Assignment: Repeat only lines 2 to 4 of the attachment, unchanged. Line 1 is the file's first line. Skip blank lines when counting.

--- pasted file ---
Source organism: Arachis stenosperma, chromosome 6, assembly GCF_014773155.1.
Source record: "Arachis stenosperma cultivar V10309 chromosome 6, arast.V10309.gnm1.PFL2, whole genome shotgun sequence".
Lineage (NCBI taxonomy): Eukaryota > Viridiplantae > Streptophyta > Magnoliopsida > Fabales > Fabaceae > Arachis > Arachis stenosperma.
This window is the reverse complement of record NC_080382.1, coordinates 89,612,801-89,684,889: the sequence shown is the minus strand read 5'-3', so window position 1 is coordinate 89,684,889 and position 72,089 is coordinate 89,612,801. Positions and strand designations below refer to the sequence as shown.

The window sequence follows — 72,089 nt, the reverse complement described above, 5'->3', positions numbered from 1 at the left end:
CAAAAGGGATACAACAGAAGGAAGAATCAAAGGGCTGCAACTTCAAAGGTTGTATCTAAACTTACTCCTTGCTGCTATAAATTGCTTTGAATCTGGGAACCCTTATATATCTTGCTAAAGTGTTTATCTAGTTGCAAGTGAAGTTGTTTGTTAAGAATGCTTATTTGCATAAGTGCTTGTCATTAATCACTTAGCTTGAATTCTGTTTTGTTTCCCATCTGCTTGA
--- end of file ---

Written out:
Source record: "Arachis stenosperma cultivar V10309 chromosome 6, arast.V10309.gnm1.PFL2, whole genome shotgun sequence".
Lineage (NCBI taxonomy): Eukaryota > Viridiplantae > Streptophyta > Magnoliopsida > Fabales > Fabaceae > Arachis > Arachis stenosperma.
This window is the reverse complement of record NC_080382.1, coordinates 89,612,801-89,684,889: the sequence shown is the minus strand read 5'-3', so window position 1 is coordinate 89,684,889 and position 72,089 is coordinate 89,612,801. Positions and strand designations below refer to the sequence as shown.